Religious institutions in the United States face an unprecedented level of violent attacks today. In fact, it’s estimated that 617 worshipers were killed at houses of worship in the U.S. between 1999 and 2019. This includes:

This problem isn’t unique to marginalized communities: Between 2000 and 2020, American churches experienced 19 fatal shootings. As a result, 80 percent of Protestant pastors say their church has some security measures in place.  

The threat of violence is now a tragic feature of religious life in America, forcing many faith leaders to become ad hoc security planners. But safety, and all that it entails, is an expensive and complex process that most houses of worship simply cannot afford.


Fortunately, the federal government offers funds through the Nonprofit Security Grant Program (NPSG), which allows any at-risk nonprofit organization, including houses of worship and other religious institutions, to seek financial support to help protect itself from violence. For almost two decades, funding assistance from federal, state, and local governments has provided limited support for security hardening and enhancements for our nation’s religious institutions. Recently, Congress appropriated $90 million for this program in FY2020 and $180 million in FY2021. The problem is that even though the program’s funds have increased, the money available has not kept pace with the scale of the problem.

The threat against marginalized, faith-based groups and community organizations is not going away. It has taken root in America’s psyche. The Federal Bureau of Investigation, Department of Homeland Security and National Counterterrorism Center jointly assessed that domestic violent extremists and racially/ethnically motivated violent extremists will continue to pose a lethal threat. These threats are especially difficult to detect as offenders are often radicalized online on an individual basis.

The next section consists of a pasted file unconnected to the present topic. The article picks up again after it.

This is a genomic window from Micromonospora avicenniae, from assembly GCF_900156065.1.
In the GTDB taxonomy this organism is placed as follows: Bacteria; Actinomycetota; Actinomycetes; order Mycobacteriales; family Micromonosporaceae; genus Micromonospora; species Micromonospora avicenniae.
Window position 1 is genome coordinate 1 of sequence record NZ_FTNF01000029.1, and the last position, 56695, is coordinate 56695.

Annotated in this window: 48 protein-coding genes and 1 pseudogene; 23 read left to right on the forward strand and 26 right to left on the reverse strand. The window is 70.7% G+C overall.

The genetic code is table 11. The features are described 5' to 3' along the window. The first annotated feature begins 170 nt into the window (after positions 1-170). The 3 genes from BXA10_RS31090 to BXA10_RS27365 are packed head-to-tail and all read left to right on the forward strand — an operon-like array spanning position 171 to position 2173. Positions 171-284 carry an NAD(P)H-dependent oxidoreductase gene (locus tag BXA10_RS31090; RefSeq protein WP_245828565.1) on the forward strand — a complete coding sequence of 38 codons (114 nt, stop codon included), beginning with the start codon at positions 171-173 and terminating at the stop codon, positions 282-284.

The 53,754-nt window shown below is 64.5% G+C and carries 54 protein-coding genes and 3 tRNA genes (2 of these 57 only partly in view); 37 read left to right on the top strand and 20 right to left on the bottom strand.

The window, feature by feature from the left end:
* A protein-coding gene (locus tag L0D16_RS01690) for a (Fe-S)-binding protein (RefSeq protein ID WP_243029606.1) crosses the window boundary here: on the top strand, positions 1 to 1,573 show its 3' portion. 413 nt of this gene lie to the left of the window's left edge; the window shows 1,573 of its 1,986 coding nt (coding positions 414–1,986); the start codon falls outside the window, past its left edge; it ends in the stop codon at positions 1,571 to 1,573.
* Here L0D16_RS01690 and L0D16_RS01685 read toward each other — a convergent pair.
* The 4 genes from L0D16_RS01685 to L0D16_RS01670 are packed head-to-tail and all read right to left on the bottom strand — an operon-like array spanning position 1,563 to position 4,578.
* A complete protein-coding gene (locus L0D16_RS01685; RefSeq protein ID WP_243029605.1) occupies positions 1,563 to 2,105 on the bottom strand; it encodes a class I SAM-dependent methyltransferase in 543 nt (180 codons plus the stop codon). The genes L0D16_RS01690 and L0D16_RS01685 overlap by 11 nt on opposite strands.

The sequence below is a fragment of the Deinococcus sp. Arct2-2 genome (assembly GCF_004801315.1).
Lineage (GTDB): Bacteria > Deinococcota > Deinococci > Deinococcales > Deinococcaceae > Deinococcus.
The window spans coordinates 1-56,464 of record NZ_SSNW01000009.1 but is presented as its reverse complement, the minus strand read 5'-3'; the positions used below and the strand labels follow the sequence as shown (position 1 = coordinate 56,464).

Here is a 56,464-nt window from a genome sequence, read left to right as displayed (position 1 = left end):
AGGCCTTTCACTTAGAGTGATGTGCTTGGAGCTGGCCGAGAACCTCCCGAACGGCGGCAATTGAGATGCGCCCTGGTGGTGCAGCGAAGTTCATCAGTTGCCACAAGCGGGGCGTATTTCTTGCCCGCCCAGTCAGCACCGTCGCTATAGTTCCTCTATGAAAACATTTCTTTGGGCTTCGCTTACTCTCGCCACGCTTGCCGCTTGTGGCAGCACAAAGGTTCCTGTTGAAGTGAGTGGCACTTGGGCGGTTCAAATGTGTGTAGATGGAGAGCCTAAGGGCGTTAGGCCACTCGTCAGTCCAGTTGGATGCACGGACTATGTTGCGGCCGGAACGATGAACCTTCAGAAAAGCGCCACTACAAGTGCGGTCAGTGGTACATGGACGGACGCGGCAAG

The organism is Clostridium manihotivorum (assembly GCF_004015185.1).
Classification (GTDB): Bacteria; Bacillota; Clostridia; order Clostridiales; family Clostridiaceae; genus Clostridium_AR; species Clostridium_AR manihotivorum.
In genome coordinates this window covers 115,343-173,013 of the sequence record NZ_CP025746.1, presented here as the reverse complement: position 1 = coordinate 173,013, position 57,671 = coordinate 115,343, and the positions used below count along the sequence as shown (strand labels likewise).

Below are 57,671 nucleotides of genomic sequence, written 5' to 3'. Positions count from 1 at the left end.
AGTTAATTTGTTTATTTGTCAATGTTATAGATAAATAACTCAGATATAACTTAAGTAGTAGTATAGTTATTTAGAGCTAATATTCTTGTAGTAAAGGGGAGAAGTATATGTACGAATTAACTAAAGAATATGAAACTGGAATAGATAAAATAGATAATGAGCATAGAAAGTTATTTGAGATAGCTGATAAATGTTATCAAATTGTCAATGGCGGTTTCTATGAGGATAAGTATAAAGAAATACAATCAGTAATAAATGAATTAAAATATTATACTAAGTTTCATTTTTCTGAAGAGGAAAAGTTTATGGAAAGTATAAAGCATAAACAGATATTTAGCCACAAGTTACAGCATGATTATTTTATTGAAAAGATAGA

FBI data in recent years has corroborated what the Jewish community across the United States has been saying: antisemitic incidents have been increasing. (The Jewish community has been the greatest target of all religious-based hate crimes since official reporting started in 1994.) According to the official statistics, hate crimes rose to their highest numbers in two decades in 2020, with more than 1,000 religion-based incidents. 

The NPSG program helps keep communities safe by providing grants to cover the costs of security needs. These grants ensure that America’s religious diversity continues to flourish and all faiths can practice in peace and safety. Unfortunately, the current funding levels, though they have increased, still do not come close to meeting the growing need for increased protection for groups across the country. Last year, the NSGP program was able to fund less than half of the grant applications it received, leaving many marginalized faith communities vulnerable.  

Increased funding for the NPSG program will allow additional marginalized groups to secure their communities. ADL is committed to sharing our extensive knowledge and best practices to help other communities pursue this essential funding. When funding is inadequate, there’s the risk of pitting vulnerable communities and faith groups in competition with one another to receive critical safety support, rather than uniting around common goals.

Thankfully, the latest Build Back Better budget includes an additional $100 million in funding, which, in addition to the $180 million appropriated, brings us closer to the $360 million that we believe is truly necessary to meet the demand. But at a time of increased vulnerability to hate-motivated violence by domestic extremists, Congress must support this funding for non-profit religious institutions and other non-profit organizations that we know are at high risk of attack. The consequences of not doing so could be deadly. 

Max Sevillia is Vice President of Government Relations, Advocacy and Community Engagement for ADL (the Anti-Defamation League).